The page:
Tipping Point: Michelle Cook

The title “Tipping Point” probably refers to the moment at which there can be no return from catastrophic climate change. A difficult subject to write about in fiction; easy to get both doomy and also maybe a little worthy.

Not the case with this author. Her near-future eco thriller is so busy embroiling her main character, Essie Glass, in the already given consequences of climate change—there’s no time to get preachy. From the moment Essie decides to act on her principles—another tipping point—the action is relentless.

Essie lives in a still-recognisable world but one turned fascist as the old order crumbles in the fight for power and control. In her joining of a small activist cell, we’re shown, for example, just how terrifying and complex the relatively simple of task of mounting a banner is when armed police and drones are on the lookout. And they’re looking or surveilling everywhere; her phone, her flat, her internet. As the plot thickens, and capture always a possibility, we see how petrified she is of arrest, since human rights have long since left the planet and the authorities have decided torture is the first resort for gleaning information.

As fears about her climate action is not enough to raise the stakes, Essie still mourns the death of her family, lives in fear of an abusive ex, and a pretty much constant lack of confidence she’s doing the right thing. In other words, a real and authentic person (and she has a great voice) coping in the flux of an unsafe world.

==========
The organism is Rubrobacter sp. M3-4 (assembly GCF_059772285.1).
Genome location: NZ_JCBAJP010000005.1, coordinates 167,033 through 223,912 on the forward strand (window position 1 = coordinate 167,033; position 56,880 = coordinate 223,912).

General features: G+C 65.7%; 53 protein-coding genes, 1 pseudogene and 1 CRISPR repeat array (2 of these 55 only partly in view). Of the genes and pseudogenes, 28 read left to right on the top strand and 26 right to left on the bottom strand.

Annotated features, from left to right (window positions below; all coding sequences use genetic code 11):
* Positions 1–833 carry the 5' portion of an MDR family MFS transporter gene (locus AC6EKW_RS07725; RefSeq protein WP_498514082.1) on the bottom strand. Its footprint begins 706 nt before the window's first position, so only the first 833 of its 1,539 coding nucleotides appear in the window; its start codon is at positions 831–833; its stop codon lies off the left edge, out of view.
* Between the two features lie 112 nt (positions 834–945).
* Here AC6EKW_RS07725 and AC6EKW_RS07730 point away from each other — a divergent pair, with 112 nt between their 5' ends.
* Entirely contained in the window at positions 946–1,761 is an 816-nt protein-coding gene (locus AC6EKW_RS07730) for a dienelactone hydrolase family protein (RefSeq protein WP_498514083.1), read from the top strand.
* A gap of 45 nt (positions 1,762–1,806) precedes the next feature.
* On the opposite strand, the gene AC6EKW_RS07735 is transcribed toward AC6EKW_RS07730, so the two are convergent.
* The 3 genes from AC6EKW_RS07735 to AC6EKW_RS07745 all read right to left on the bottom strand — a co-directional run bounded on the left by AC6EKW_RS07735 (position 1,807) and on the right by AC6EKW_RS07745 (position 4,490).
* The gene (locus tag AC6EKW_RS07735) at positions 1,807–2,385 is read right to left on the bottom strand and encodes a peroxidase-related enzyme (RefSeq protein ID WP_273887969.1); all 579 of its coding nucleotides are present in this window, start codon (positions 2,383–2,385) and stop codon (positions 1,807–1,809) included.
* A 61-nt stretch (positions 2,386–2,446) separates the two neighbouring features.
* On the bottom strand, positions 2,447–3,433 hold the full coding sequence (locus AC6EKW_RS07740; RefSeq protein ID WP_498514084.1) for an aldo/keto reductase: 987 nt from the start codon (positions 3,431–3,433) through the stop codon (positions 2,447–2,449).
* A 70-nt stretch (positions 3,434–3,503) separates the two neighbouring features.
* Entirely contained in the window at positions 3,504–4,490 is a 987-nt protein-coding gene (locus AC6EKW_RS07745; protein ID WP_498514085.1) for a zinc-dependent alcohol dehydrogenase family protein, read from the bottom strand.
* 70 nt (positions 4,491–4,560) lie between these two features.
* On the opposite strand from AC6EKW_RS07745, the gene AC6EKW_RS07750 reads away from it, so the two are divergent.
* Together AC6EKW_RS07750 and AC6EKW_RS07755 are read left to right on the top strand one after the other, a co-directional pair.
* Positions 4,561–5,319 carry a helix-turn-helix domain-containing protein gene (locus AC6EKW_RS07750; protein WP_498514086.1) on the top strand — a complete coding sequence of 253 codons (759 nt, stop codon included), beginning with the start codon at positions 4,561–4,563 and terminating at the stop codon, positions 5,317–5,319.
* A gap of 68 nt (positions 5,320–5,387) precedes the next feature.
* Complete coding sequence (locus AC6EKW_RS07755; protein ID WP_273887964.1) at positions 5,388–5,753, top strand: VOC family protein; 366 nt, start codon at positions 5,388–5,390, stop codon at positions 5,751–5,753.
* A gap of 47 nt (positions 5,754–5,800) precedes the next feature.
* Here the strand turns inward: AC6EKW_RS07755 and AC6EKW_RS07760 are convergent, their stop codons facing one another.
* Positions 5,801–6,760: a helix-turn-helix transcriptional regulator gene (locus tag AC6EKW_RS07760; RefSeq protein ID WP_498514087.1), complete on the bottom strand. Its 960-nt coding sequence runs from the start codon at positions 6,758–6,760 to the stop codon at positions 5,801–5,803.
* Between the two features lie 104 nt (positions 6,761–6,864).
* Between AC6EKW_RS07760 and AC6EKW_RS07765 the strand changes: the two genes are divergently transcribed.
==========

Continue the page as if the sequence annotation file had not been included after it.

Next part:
ProbabIy the best thing I liked about the novel, was how the action played out in small-scale, Essie’s home town. Clever that Cook managed to handle the ‘big politics,’ despite (because of?) the suburban setting. It made everything all the more terrifying since what took place in this possible future could easily happen anywhere. To us all.

Bravo!

What would you risk to turn back the tide?

Essie Glass might have been a typical eighteen-year-old – had life not dealt her an early blow. Struggling to come to terms with the loss of her family in a terrorist attack, and left with nothing, Essie’s not kidding herself about her world. She wants change, and she’ll be honest about it, whatever the cost. From behind her keyboard, that is…

After all, this is England, 2035. Earth’s climate continues its accelerating collapse. A powerful elite controls the disaster-weary population with propaganda, intimidation, and constant surveillance.

By all appearances, Alex Langford is a respected local businessman – until Essie discovers that he’s a murderous conspirator who’d see the planet die for his fortune.

When their paths collide, Essie must decide: how much is she really willing to pay for her honesty?

Her choices, and the events she sets in motion, pit her against both enemies and supposed friends as she risks more than just her life to thwart them.

Will she succeed in revealing the truth? And will she survive?

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